Saturday, March 12, 2011

Today would have been Ralph Abernathy's 85th birthday

Civil rights pioneer Ralph Abernathy, known as Martin Luther King's right hand man, was born 85 years ago today:
At age 26, Abernathy became full-time minister at the First Baptist Church, Montgomery’s largest black congregation. Three years later, a man he’d met while at school in Atlanta became minister at the Dexter Avenue Baptist Church. The two soon became good friends. That man’s name was Martin Luther King Jr.

The turning point in Abernathy’s life – and indeed, a turning point for life in America – came on December 1, 1955 when a black woman named Rosa Parks refused to move to the back of the bus to make way for white riders. She was a coworker of Abernathy’s at the NAACP, and her arrest led King and Abernathy to form the Montgomery Improvement Association (MIA) in order to organize a boycott protesting Montgomery’s policy of segregated busing.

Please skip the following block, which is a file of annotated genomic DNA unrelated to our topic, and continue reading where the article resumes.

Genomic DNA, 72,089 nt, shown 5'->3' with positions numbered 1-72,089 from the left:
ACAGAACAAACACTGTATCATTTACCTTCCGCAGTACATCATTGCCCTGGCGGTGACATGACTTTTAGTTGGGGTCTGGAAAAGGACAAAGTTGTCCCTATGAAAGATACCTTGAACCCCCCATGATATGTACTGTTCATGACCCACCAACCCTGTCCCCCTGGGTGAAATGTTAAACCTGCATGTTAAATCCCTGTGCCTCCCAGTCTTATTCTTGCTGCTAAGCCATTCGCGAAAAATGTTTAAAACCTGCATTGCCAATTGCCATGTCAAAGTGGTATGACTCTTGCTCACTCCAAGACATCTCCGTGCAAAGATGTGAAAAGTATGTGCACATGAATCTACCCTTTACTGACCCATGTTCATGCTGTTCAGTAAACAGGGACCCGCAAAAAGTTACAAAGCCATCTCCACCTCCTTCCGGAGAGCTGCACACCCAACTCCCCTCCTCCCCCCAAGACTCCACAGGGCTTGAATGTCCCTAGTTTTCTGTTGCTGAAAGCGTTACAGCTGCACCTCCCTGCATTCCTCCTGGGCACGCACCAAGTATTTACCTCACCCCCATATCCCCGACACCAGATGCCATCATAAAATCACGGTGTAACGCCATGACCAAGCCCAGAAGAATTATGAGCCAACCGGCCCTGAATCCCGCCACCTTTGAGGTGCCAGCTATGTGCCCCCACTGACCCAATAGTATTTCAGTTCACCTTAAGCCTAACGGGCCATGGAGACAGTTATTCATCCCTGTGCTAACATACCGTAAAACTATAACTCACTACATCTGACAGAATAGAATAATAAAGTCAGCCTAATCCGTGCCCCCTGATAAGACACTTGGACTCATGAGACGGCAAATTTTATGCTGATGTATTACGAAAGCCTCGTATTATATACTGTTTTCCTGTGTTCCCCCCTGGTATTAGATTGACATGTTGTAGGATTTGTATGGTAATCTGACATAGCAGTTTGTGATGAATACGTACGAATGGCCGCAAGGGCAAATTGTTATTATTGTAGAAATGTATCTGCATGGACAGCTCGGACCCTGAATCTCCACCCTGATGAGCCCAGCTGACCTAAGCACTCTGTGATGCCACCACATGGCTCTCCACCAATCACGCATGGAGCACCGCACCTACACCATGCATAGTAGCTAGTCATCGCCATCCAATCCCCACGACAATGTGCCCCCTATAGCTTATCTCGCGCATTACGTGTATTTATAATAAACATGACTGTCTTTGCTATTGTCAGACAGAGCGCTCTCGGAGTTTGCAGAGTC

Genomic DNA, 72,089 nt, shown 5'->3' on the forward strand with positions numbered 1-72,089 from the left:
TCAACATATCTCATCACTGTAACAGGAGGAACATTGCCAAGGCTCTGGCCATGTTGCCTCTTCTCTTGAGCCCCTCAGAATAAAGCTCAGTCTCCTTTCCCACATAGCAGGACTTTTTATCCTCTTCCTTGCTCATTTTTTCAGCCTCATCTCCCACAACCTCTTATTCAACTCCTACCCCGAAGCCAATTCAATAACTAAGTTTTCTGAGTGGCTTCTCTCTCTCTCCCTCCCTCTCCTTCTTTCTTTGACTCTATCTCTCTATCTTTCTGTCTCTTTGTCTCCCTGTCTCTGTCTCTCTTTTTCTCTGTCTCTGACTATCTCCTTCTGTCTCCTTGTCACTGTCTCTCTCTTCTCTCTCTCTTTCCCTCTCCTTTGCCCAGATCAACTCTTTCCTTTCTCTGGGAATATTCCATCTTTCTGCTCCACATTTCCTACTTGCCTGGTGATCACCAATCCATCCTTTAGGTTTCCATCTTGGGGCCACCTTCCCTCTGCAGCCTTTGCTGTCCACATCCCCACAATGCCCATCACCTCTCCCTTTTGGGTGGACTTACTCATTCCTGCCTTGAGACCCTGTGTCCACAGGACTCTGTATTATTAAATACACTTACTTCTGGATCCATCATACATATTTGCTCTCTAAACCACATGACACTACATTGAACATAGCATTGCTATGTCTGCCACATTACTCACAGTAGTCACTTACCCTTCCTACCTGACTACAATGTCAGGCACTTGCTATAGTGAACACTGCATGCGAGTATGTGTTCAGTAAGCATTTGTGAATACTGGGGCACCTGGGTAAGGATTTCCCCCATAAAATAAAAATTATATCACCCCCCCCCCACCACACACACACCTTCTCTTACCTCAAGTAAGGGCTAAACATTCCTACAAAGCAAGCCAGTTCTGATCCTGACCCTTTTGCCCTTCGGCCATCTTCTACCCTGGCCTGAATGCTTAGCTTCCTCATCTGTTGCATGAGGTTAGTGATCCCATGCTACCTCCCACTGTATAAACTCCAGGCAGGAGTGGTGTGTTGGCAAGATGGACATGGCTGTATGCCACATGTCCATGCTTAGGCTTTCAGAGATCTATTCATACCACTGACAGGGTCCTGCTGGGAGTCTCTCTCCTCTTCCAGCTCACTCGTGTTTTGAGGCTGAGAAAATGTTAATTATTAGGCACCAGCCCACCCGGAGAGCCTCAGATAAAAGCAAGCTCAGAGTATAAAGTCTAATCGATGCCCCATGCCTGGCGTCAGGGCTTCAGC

Three quarters of the city’s bus patrons were black, and the well-organized boycott had an immediate impact. When King was arrested and given a sentence of 386 days in jail, it brought national attention to the protest. The boycott would last over a year, until December 1956, when a federal ruling found bus segregation to be unconstitutional. Angry whites responded by firebombing Abernathy’s home and church, as well as those of King.

The boycott made Martin Luther King Jr. a nationally known figure, his impassioned speeches turning him into the face of the Civil Rights Movement while Abernathy remained largely in the background. The two men formed the Southern Christian Leadership Conference in Atlanta, Georgia, with the aim of taking what they had learned in Montgomery and spreading organized, nonviolent civil rights protests throughout the South.

During the next thirteen years, King's and Abernathy’s tireless leadership brought the struggle for civil rights to Albany, Birmingham, Mississippi, Washington, Selma, St. Augustine, Chicago and Memphis as they helped spearhead marches, sit-ins, and other non-violent actions aimed at winning equal rights for African Americans. Abernathy was with King when he delivered the famous “I Have a Dream” speech during the August 28, 1963 March on Washington that helped gain passage of the Civil Rights Act (1964) and the Voting Rights Act (1965).

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